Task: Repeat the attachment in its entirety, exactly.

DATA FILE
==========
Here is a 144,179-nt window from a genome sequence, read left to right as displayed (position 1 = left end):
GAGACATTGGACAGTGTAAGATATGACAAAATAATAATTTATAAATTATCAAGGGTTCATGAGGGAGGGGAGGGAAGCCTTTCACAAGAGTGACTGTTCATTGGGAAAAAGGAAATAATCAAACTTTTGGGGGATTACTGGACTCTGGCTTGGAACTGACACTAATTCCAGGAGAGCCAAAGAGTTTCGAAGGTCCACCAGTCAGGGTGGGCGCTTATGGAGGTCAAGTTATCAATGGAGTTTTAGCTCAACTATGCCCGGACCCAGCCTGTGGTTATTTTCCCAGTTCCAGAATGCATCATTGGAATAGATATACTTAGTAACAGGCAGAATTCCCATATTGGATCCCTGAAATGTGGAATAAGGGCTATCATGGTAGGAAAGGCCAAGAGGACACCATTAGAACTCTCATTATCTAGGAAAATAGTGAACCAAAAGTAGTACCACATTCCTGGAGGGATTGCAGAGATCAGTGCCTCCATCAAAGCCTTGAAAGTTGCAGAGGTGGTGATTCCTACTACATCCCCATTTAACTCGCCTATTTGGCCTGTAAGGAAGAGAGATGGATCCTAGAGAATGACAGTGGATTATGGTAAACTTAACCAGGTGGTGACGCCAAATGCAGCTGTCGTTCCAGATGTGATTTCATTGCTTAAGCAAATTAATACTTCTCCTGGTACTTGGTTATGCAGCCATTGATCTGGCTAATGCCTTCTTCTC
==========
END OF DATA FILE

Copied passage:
Here is a 144,179-nt window from a genome sequence, read left to right as displayed (position 1 = left end):
GAGACATTGGACAGTGTAAGATATGACAAAATAATAATTTATAAATTATCAAGGGTTCATGAGGGAGGGGAGGGAAGCCTTTCACAAGAGTGACTGTTCATTGGGAAAAAGGAAATAATCAAACTTTTGGGGGATTACTGGACTCTGGCTTGGAACTGACACTAATTCCAGGAGAGCCAAAGAGTTTCGAAGGTCCACCAGTCAGGGTGGGCGCTTATGGAGGTCAAGTTATCAATGGAGTTTTAGCTCAACTATGCCCGGACCCAGCCTGTGGTTATTTTCCCAGTTCCAGAATGCATCATTGGAATAGATATACTTAGTAACAGGCAGAATTCCCATATTGGATCCCTGAAATGTGGAATAAGGGCTATCATGGTAGGAAAGGCCAAGAGGACACCATTAGAACTCTCATTATCTAGGAAAATAGTGAACCAAAAGTAGTACCACATTCCTGGAGGGATTGCAGAGATCAGTGCCTCCATCAAAGCCTTGAAAGTTGCAGAGGTGGTGATTCCTACTACATCCCCATTTAACTCGCCTATTTGGCCTGTAAGGAAGAGAGATGGATCCTAGAGAATGACAGTGGATTATGGTAAACTTAACCAGGTGGTGACGCCAAATGCAGCTGTCGTTCCAGATGTGATTTCATTGCTTAAGCAAATTAATACTTCTCCTGGTACTTGGTTATGCAGCCATTGATCTGGCTAATGCCTTCTTCTC